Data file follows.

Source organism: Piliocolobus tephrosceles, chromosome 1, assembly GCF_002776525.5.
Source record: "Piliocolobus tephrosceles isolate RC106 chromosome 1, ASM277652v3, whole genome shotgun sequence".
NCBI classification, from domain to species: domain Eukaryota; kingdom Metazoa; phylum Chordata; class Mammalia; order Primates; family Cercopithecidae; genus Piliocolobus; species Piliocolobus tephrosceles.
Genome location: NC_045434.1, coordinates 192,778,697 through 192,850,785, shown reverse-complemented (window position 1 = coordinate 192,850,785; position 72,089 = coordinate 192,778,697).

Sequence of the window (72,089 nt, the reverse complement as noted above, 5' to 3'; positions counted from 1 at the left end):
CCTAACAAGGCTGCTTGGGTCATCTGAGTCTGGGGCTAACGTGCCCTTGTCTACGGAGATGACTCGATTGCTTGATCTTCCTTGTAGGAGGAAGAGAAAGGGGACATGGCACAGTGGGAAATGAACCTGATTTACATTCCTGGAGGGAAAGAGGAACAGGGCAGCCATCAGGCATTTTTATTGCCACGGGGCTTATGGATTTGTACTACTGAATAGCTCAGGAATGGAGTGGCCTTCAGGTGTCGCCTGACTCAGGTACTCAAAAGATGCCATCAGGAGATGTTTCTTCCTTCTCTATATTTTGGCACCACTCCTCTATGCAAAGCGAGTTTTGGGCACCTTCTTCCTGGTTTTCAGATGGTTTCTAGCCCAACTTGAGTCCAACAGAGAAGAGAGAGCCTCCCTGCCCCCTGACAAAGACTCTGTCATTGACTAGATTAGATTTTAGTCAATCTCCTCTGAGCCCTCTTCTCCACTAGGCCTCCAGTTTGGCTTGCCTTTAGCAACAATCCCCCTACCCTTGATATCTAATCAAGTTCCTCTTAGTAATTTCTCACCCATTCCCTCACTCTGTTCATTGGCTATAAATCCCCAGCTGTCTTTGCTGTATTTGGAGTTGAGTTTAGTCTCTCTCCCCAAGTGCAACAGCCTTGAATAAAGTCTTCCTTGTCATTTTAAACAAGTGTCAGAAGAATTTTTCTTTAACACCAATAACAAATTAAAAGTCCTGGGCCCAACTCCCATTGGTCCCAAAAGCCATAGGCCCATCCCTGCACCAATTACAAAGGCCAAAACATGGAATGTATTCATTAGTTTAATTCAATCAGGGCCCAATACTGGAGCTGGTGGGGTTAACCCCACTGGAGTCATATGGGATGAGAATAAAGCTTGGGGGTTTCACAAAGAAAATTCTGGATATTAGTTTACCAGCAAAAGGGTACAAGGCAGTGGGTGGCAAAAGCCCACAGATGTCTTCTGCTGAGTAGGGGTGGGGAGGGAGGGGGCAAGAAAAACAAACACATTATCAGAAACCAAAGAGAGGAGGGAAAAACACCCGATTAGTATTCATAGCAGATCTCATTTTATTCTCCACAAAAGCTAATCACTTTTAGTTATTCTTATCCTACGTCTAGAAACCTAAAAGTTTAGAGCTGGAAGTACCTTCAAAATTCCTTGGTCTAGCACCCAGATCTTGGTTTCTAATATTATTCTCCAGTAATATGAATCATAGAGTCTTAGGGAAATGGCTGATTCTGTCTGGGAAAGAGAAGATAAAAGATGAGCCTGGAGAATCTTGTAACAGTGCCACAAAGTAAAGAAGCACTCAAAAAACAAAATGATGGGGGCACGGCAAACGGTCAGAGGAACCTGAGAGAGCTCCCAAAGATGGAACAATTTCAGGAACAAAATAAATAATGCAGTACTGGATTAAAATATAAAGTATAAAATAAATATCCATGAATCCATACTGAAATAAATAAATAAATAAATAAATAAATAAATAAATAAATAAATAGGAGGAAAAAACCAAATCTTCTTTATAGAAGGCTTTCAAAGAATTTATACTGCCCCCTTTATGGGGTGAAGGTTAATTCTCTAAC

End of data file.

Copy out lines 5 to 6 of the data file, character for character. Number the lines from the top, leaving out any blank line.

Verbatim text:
Sequence of the window (72,089 nt, the reverse complement as noted above, 5' to 3'; positions counted from 1 at the left end):
CCTAACAAGGCTGCTTGGGTCATCTGAGTCTGGGGCTAACGTGCCCTTGTCTACGGAGATGACTCGATTGCTTGATCTTCCTTGTAGGAGGAAGAGAAAGGGGACATGGCACAGTGGGAAATGAACCTGATTTACATTCCTGGAGGGAAAGAGGAACAGGGCAGCCATCAGGCATTTTTATTGCCACGGGGCTTATGGATTTGTACTACTGAATAGCTCAGGAATGGAGTGGCCTTCAGGTGTCGCCTGACTCAGGTACTCAAAAGATGCCATCAGGAGATGTTTCTTCCTTCTCTATATTTTGGCACCACTCCTCTATGCAAAGCGAGTTTTGGGCACCTTCTTCCTGGTTTTCAGATGGTTTCTAGCCCAACTTGAGTCCAACAGAGAAGAGAGAGCCTCCCTGCCCCCTGACAAAGACTCTGTCATTGACTAGATTAGATTTTAGTCAATCTCCTCTGAGCCCTCTTCTCCACTAGGCCTCCAGTTTGGCTTGCCTTTAGCAACAATCCCCCTACCCTTGATATCTAATCAAGTTCCTCTTAGTAATTTCTCACCCATTCCCTCACTCTGTTCATTGGCTATAAATCCCCAGCTGTCTTTGCTGTATTTGGAGTTGAGTTTAGTCTCTCTCCCCAAGTGCAACAGCCTTGAATAAAGTCTTCCTTGTCATTTTAAACAAGTGTCAGAAGAATTTTTCTTTAACACCAATAACAAATTAAAAGTCCTGGGCCCAACTCCCATTGGTCCCAAAAGCCATAGGCCCATCCCTGCACCAATTACAAAGGCCAAAACATGGAATGTATTCATTAGTTTAATTCAATCAGGGCCCAATACTGGAGCTGGTGGGGTTAACCCCACTGGAGTCATATGGGATGAGAATAAAGCTTGGGGGTTTCACAAAGAAAATTCTGGATATTAGTTTACCAGCAAAAGGGTACAAGGCAGTGGGTGGCAAAAGCCCACAGATGTCTTCTGCTGAGTAGGGGTGGGGAGGGAGGGGGCAAGAAAAACAAACACATTATCAGAAACCAAAGAGAGGAGGGAAAAACACCCGATTAGTATTCATAGCAGATCTCATTTTATTCTCCACAAAAGCTAATCACTTTTAGTTATTCTTATCCTACGTCTAGAAACCTAAAAGTTTAGAGCTGGAAGTACCTTCAAAATTCCTTGGTCTAGCACCCAGATCTTGGTTTCTAATATTATTCTCCAGTAATATGAATCATAGAGTCTTAGGGAAATGGCTGATTCTGTCTGGGAAAGAGAAGATAAAAGATGAGCCTGGAGAATCTTGTAACAGTGCCACAAAGTAAAGAAGCACTCAAAAAACAAAATGATGGGGGCACGGCAAACGGTCAGAGGAACCTGAGAGAGCTCCCAAAGATGGAACAATTTCAGGAACAAAATAAATAATGCAGTACTGGATTAAAATATAAAGTATAAAATAAATATCCATGAATCCATACTGAAATAAATAAATAAATAAATAAATAAATAAATAAATAAATAAATAGGAGGAAAAAACCAAATCTTCTTTATAGAAGGCTTTCAAAGAATTTATACTGCCCCCTTTATGGGGTGAAGGTTAATTCTCTAAC